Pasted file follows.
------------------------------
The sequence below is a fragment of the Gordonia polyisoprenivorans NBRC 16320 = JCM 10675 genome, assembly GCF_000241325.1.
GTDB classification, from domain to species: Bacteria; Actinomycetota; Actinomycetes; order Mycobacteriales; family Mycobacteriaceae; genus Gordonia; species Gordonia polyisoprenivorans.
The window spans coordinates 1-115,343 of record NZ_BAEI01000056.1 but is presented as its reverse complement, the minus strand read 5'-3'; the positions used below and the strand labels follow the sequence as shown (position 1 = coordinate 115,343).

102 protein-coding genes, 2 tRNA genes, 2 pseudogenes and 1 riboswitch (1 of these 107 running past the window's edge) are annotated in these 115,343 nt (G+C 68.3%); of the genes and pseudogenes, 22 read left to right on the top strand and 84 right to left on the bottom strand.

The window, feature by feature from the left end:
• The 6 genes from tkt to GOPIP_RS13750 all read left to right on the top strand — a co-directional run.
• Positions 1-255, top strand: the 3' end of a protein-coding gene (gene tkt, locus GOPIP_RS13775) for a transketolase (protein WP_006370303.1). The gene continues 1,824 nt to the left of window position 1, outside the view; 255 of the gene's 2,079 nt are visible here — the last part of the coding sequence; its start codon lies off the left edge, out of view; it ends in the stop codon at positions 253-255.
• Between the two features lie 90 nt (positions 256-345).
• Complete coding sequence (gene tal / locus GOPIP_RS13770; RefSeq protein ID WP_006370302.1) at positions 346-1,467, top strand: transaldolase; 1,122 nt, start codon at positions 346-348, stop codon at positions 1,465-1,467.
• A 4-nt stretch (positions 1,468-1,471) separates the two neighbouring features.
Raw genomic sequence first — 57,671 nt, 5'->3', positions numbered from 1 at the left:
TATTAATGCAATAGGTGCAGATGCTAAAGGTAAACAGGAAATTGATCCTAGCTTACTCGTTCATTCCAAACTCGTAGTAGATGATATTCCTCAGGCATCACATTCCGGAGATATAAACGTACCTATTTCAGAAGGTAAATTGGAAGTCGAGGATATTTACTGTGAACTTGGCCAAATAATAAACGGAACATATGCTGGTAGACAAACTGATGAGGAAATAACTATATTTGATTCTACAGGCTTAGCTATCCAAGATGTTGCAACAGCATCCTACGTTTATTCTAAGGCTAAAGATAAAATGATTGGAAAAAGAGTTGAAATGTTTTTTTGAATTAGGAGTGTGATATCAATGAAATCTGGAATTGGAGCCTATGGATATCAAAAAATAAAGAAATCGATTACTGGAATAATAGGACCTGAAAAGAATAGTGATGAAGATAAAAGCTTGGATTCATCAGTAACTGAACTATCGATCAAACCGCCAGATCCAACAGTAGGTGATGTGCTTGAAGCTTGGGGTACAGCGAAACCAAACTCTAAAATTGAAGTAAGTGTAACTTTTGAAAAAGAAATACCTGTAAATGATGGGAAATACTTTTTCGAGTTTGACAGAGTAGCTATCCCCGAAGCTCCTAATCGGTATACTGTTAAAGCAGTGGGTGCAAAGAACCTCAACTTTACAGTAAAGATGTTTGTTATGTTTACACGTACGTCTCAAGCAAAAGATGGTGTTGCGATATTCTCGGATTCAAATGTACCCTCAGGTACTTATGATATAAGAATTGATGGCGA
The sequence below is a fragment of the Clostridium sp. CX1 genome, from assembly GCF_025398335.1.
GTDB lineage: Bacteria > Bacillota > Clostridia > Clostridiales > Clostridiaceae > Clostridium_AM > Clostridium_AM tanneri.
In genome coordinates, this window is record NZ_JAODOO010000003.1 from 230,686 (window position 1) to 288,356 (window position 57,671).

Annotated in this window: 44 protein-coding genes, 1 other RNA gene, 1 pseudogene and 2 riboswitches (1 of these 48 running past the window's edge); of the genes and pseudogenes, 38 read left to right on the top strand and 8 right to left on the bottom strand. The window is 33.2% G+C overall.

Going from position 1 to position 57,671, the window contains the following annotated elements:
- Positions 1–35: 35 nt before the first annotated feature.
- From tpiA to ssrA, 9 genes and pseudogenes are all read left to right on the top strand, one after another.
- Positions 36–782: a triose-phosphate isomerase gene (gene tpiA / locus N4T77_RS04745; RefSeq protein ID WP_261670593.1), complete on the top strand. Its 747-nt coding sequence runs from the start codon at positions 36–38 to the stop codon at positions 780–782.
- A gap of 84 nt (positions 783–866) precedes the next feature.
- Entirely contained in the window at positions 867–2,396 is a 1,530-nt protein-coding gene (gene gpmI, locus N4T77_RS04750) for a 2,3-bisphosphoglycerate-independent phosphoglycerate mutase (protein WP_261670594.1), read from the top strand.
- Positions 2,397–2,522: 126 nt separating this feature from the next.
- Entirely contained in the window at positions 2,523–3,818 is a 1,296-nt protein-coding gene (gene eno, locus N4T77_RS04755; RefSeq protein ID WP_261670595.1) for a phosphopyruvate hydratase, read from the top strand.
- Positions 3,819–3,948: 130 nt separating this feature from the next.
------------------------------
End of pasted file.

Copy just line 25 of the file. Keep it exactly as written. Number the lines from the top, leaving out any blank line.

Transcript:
- Positions 3,819–3,948: 130 nt separating this feature from the next.